New research finds pot is the least deadly among recreational drugs by far.
By Cliff Weathers / AlterNet
February 24, 2015
Photo Credit: Gabriel12/Shutterstock
A new report, by the journal Scientific Reports , finds that marijuana is far safer than other recreational drugs, including and especially alcohol.
Pot may be as much as 114 times safer than booze, say the researchers. The study also maintains that past research into alcohol has systematically underestimated the risks associated with its use.
The study sought to quantify the risk of death associated with the use of common recreational drugs. Alcohol, they found, was the deadliest substance, followed by heroin and cocaine. The safest drug was marijuana; it was also the only drug in the study that had a low mortality risk for users.
Unlike other studies into drug toxicity, the study did not use historical death counts associated with recreational drug used to come to its findings. Instead, the study weighed the potential lethal doses of a substance compared with the amount a typical user might consume. Booze posed the greatest risk to its users when comparing a fatal dose to typical recreational use.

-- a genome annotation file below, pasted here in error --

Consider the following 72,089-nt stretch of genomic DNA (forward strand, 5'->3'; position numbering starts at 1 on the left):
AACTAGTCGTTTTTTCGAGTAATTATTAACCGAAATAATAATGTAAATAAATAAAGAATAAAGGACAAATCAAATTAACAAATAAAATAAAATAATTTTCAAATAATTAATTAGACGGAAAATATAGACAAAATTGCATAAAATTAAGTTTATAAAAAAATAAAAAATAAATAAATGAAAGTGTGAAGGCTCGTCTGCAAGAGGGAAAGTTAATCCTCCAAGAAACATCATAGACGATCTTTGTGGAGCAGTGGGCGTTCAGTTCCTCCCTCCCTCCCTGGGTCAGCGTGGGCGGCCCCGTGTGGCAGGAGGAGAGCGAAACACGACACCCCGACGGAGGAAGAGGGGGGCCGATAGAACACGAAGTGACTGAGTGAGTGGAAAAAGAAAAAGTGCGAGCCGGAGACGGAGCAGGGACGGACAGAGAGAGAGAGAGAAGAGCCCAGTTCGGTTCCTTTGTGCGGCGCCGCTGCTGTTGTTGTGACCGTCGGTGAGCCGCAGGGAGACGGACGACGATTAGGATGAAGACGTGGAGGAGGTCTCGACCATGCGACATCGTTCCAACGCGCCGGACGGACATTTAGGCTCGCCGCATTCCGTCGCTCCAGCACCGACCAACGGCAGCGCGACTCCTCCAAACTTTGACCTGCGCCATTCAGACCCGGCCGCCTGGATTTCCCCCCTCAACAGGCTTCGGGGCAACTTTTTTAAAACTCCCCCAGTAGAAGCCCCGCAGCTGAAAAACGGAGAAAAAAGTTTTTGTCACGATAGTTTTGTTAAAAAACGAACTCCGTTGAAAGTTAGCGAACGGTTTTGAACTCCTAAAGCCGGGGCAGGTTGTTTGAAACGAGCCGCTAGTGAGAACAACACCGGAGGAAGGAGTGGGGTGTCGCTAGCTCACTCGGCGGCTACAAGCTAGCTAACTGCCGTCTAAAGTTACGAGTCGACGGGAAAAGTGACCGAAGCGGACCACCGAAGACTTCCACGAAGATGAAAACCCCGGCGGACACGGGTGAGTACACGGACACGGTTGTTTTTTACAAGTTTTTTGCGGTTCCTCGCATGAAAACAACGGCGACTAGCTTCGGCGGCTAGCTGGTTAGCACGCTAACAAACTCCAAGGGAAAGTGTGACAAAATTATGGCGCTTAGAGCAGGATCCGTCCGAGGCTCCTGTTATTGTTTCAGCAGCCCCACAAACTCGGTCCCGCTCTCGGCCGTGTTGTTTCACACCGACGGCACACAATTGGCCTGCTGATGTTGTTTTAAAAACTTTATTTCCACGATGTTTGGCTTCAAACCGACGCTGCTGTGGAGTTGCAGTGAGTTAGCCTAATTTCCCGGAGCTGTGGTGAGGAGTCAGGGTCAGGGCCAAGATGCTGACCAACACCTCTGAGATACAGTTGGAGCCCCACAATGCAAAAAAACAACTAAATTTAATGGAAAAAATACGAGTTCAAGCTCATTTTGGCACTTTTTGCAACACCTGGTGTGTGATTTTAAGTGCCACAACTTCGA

This is not the first study to find that marijuana is significantly safer than other recreational drugs, including booze. A 2003 study by the School of Behavioral and Organizational Science at Claremont Graduate University produced similar results and rankings.
Rather than focusing on death counts as others have, researchers Dirk W. Lachenmeier and Jurgen Rehm instead determined lethal dose levels and gauged the amounts that people are known to use.
“The risk of cannabis may have been overestimated in the past,” wrote the two researchers. “In contrast, the risk of alcohol may have been commonly underestimated.”
The study comes just week after a police in Colorado reported that recreational marijuana use has caused no notable impact on health and crime. A spokesperson for the Denver Police told CBC World News that there “hasn’t been much of a change of anything,” and that “officers aren't seeing much of a change in how they do police work...the sky isn't falling."
After a year of legal marijuana, Colorado has suffered no rise in crime. In Denver, rates for impaired driving, property crime and violent crime have all dropped. Drug use among minors is also down. The only notable change to Colorado is that thousands of jobs were created in the marijuana industry.
Cliff Weathers is a senior editor at AlterNet, covering environmental and consumer issues. He is a former deputy editor at Consumer Reports. His work has also appeared in Salon, Car and Driver, Playboy, Raw Story and Detroit Monthly among other publications. Follow him on Twitter @cliffweathers and on his Facebook page.